February 3, 2021 8 min read
When Dog Haus launched in 2010, its concept made a lot of sense…for the year 2010. Its mission was to elevate stadium food into culinary masterwork, and it did so by selling dogs and sausages decorated with ingredients such as bacon, pastrami, caramelized onions, and arugula. The three founders, Hagop Giragossian, Quasim Riaz, and André Vener, dubbed their concept “craft casual,” and they built fun, large, airy venues to serve customers. Dog Haus has grown to 50-plus locations since franchising.
But in the decade since, much has changed with how Americans eat. People increasingly order food through Grubhub or Uber Eats. Dog Haus responded by expanding its reach through ghost kitchens — delivery-only facilities with no seating, parking, or signs. Then, when the pandemic hit, foot traffic dropped even more — and the ghost kitchens presented an intriguing opportunity. If Dog Haus could sell food without a dine-in location, why did its founders have to stick to just selling Dog Haus–branded food? Couldn’t they sell, well, anything?
In March, the three Dog Haus founders put that question to the test by announcing an ambitious roster of brands: It’s called The Absolute Brands, and it consists of seven new QSR concepts (five are currently open and two more are in the works) that have no physical stores and operate out of existing Dog Haus locations. (After all, Dog Haus kitchens suddenly had excess capacity.) If a customer orders from any of these brands — such as Freiburger, Bad-Ass Breakfast Burritos, or the plant-based concept Plant B — they most likely won’t even know the food is made in a Dog Haus kitchen (unless they happen to drive over to pick it up).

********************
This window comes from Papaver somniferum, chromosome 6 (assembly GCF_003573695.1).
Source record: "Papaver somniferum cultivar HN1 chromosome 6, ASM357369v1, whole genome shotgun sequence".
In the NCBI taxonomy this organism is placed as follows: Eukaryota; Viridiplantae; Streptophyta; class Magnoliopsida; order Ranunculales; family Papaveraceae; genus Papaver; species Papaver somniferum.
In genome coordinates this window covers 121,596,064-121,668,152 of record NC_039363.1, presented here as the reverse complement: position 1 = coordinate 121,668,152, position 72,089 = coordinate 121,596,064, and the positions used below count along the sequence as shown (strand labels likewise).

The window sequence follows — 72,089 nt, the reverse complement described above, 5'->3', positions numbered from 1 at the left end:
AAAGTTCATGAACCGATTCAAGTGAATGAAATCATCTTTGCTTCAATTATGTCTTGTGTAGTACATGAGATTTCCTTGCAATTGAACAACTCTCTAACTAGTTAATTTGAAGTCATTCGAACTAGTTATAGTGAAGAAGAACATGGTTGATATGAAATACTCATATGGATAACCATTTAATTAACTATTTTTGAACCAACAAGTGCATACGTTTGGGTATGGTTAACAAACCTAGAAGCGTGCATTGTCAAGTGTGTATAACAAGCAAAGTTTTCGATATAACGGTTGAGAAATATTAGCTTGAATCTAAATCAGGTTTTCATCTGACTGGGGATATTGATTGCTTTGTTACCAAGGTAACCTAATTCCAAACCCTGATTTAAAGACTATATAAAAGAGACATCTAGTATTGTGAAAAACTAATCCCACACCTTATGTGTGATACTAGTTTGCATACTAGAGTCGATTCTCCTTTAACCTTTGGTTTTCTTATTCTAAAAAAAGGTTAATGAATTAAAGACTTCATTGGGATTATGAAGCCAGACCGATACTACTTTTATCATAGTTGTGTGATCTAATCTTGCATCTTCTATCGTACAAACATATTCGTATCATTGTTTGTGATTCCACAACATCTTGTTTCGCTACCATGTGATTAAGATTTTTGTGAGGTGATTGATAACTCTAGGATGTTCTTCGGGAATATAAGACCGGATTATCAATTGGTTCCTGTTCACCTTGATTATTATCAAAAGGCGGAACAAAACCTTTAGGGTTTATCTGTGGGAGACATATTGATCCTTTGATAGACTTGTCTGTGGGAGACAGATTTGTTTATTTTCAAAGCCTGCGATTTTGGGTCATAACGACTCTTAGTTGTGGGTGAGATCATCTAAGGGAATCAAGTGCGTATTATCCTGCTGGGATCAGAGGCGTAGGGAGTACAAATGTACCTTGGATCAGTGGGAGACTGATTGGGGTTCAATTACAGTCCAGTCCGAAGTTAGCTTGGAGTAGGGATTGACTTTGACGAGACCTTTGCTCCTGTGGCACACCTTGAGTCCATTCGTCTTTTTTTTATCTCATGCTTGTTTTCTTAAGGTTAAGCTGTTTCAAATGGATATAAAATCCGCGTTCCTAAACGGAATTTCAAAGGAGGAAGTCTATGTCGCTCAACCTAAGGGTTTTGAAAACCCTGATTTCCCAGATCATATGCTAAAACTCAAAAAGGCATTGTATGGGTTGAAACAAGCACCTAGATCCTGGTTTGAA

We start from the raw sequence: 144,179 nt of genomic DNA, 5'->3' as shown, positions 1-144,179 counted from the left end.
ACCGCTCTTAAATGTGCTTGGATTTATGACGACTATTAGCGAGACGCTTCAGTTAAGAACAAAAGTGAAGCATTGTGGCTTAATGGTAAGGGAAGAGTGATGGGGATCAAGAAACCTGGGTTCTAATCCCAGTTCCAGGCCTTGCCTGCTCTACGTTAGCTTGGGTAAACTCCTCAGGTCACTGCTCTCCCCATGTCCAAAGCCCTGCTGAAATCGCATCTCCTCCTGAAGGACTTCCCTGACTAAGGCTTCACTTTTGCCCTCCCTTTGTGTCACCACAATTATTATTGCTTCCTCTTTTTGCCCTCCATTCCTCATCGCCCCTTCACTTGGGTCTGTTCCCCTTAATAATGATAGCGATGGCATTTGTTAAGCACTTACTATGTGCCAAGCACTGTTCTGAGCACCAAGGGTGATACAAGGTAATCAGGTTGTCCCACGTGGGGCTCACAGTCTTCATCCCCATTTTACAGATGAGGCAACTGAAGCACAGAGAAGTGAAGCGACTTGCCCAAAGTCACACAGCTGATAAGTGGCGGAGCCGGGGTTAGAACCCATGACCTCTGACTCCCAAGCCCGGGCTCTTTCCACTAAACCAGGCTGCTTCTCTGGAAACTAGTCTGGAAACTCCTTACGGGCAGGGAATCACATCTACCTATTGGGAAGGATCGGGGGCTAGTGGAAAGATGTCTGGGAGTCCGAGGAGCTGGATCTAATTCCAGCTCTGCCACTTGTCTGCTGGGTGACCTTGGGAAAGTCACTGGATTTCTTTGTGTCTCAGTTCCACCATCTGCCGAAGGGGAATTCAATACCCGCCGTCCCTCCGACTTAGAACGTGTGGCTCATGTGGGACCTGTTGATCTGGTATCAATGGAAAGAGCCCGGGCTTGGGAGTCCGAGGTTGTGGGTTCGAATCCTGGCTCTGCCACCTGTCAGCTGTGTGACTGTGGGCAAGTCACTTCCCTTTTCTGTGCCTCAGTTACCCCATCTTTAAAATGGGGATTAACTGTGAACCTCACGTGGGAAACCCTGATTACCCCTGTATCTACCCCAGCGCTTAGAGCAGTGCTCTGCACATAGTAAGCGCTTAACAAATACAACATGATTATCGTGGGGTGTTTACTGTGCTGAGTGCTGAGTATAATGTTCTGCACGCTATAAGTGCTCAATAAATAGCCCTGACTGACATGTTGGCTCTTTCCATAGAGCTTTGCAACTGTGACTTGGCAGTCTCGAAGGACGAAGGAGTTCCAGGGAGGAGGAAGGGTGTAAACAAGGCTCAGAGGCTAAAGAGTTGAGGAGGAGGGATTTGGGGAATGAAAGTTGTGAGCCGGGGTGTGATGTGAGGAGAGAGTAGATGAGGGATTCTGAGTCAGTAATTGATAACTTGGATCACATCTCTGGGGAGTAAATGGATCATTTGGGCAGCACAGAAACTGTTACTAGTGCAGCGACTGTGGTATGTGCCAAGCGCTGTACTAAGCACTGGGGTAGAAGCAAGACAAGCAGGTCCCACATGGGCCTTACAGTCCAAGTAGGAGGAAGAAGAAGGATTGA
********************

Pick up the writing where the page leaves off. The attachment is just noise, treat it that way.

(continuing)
Image Credit: Courtesy of Dog Haus
The three founders recently sat down with Entrepreneur — virtually, of course — to explain how The Absolute Brands works.
It sounds exhausting to launch multiple restaurants during a pandemic. How were you able to do it so quickly?
Giragossian: We began testing The Absolute Brands back in January, before COVID. At first we thought we’d just run them from the ghost kitchens, but when the pandemic happened, we thought they could be a lifeline for franchisees. The brands weren’t fully ready to launch at the time, but we thought that if the franchisees were down, we could figure it out as we go. And they jumped at the opportunity.
But how? Is it really that easy to run eight restaurants from one kitchen?
G: It’s been fairly seamless, actually. We started with just three concepts, and we’ve been rolling out the others since. These concepts require no vendors, no new kitchen equipment, and zero capital expenditure from franchisees. As far as products go, we only added two or three things — like a tortilla, for example, to wrap the burritos. We changed some of the packaging so we’re not sending out everything with Dog Haus branding, but aside from that, everything is consistent with what franchisees were already doing.
Instead of launching new restaurants, why not just add more items to your existing Dog Haus menu? Wouldn’t that be easier?
Riaz: People aren’t necessarily searching by brand on the delivery service providers [DSPs]. They’re searching what they want to eat.
Vener: For example, if you walk into a Dog Haus, you’ll see on the menu board that in addition to dogs and sausages, we have burgers, a chicken sandwich, and plant-based products. But if you’re craving a chicken sandwich and you go to a DSP, you might scroll over Dog Haus. You might type in “chicken sandwich,” and we won’t show up high on the queue. So we pulled out our chicken sandwich, Bad Mutha Clucka, and added some of the LTOs we’ve created — like chicken wings for March Madness and the Super Bowl. Now we have a brand called Bad Mutha Clucka, and when people search for “chicken,” it pops up first.